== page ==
At rest: normal muscle & tone
Motion: Forehead: no movement
Eyes: incomplete closure with maximum effort
Mouth: asymmetry at maximum effort
V. Severe dysfunction Gross: only barely perceptible motion
At rest : asymmetry with droop of corner of mouth. Decreased or absent naso labial fold
Motion:
Forehead: No movement
Eyes: incomplete closure with significant movement of eyelid with maximum effort
Mouth: slight movement of the corner of the mouth
VI. Total paralysis Loss of tone
Asymmetry
No movement

Table 3: House and Brackmann Facial Nerve Grading System

Maximum amount of recovery occurred in 1-3 months following surgery and also a significant improvement in motor nerve function is seen over time as depicted in Table 4 and 5 shows statistical analysis using Friedman test and Wilcoxon signed ranks test. None of the patients had permanent facial nerve weakness.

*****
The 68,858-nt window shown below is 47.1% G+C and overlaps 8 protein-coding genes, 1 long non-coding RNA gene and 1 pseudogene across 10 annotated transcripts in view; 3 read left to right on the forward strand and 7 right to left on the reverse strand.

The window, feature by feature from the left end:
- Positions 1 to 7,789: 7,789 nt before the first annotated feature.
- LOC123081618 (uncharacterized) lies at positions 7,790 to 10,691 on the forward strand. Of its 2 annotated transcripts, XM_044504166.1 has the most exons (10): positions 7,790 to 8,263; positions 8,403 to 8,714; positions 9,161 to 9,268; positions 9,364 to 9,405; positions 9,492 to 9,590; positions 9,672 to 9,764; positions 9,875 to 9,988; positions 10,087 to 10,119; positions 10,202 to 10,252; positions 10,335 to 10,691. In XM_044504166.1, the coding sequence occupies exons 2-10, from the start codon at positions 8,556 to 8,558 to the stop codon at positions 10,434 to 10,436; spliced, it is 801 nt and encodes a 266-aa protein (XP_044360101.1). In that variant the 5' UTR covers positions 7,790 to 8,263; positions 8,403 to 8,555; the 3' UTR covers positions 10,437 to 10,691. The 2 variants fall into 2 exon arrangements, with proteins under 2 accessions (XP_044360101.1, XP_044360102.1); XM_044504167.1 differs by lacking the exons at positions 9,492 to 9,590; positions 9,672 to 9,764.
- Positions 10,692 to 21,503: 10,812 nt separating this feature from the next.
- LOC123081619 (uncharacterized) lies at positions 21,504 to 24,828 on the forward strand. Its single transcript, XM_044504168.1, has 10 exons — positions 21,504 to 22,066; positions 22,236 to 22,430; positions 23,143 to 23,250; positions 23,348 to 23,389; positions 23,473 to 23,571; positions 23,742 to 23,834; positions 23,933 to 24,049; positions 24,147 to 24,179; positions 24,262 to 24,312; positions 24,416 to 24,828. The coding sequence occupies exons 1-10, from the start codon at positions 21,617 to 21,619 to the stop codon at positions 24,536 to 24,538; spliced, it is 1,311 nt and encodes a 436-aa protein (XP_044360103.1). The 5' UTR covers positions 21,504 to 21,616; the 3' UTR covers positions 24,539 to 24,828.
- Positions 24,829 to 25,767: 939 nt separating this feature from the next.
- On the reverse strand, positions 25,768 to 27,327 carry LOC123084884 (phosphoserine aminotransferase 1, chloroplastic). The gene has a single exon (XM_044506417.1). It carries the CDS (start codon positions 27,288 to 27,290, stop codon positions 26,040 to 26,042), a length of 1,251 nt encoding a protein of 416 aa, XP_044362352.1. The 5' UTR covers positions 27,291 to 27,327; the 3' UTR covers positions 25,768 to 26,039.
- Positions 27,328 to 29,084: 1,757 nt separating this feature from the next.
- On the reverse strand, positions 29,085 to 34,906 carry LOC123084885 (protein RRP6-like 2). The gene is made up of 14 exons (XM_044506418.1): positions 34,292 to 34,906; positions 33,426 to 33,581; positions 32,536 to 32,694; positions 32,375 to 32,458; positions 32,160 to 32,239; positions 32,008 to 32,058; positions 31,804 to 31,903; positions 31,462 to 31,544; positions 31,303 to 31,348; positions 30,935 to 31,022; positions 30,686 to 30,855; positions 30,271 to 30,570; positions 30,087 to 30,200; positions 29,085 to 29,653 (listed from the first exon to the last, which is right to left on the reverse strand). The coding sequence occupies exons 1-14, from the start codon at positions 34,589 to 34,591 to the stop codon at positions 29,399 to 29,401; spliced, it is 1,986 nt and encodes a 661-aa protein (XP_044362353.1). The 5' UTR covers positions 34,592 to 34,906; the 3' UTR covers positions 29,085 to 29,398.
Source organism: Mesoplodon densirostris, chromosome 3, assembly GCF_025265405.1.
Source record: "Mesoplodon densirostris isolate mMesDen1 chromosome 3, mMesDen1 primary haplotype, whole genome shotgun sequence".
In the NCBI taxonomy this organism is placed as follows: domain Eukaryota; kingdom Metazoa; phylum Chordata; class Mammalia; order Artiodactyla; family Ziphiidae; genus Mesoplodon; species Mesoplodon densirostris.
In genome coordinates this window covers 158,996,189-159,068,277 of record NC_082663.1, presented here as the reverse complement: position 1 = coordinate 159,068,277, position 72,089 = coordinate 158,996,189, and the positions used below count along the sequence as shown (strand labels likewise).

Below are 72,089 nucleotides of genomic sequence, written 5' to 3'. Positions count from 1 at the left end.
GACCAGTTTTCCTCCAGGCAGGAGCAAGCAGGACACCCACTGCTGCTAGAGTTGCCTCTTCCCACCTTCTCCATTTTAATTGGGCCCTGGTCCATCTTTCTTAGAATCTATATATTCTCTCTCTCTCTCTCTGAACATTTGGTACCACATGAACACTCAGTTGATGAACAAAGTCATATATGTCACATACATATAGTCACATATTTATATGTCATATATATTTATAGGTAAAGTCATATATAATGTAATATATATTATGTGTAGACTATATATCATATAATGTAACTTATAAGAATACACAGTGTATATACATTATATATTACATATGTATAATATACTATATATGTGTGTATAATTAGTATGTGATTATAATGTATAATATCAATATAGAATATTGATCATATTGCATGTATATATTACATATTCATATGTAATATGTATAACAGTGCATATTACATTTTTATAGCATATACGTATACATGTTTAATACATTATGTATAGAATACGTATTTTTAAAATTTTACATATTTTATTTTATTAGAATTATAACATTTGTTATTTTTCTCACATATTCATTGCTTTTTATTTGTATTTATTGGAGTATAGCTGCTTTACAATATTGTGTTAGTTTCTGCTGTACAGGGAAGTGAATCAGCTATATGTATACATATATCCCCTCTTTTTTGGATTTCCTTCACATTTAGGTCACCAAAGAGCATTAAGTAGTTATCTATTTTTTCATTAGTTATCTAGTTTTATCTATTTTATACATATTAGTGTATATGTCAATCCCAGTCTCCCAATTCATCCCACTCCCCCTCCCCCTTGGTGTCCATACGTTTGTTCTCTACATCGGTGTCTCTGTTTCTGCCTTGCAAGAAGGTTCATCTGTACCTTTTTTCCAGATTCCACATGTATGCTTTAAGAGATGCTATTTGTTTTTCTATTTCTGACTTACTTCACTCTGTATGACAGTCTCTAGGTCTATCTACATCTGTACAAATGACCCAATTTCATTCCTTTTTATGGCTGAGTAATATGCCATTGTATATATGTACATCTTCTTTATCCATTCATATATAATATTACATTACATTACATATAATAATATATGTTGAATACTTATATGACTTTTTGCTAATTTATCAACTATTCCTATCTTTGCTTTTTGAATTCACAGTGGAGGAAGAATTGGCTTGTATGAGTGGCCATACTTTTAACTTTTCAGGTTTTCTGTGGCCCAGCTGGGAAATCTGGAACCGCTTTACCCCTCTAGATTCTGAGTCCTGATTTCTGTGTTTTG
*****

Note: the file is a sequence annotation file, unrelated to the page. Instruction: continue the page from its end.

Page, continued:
Grade (HBFNGS) 24 hrs 1 week 1 month 3 month 6 month 1 year
Grade I - - 12 17 17 18
Grade II 4 10 4 1 1 -
Grade III 6 5 3 - - -
Grade IV 10 5 1 - - -
Total 20 20 20 18 18 18
Mean ± SD 3.30 ± 0.80 2.75 ± 0.85 1.65 ± 0.93 1.06 ± 0.24 1.06 ± 0.24 1.00 ± 0.00
Median 3.50 2.50 1.00 1.00 1.00 1.00
Mean Rank# 5.78 5.19 3.06 2.33 2.39 2.25

Table 4: Showing Statistical Analysis Using Friedman Test

Time Point Grade Decreased Grade Increased Remained Same Z value# P value
24 hrs – 1 week 10 - 10 3.051 0.002*
24 hrs – 1 month 19 - 1 3.891 <0.001*
24 hrs – 3 month 18 - - 3.789 <0.001*
24 hrs – 6 month 18 - - 3.792 <0.001*
24 hrs – 1 year 18 - - 3.796 <0.001*
1 week – 1 month 19 - 1 4.119 <0.001*
1 week – 3 month 18 - - 3.796 <0.001*
1 week – 6 month 17 - 1 3.681 <0.001*
1 week – 1 year 18 - - 3.792 <0.001*
1 month – 3 month 7 - 11 2.460 0.014*
1 month – 6 month 7 1 10 2.165 0.030*
1 month – 1 year 7 - 11 2.428 0.015*
3 month – 6 month 1 1 16 0.000 1.000NS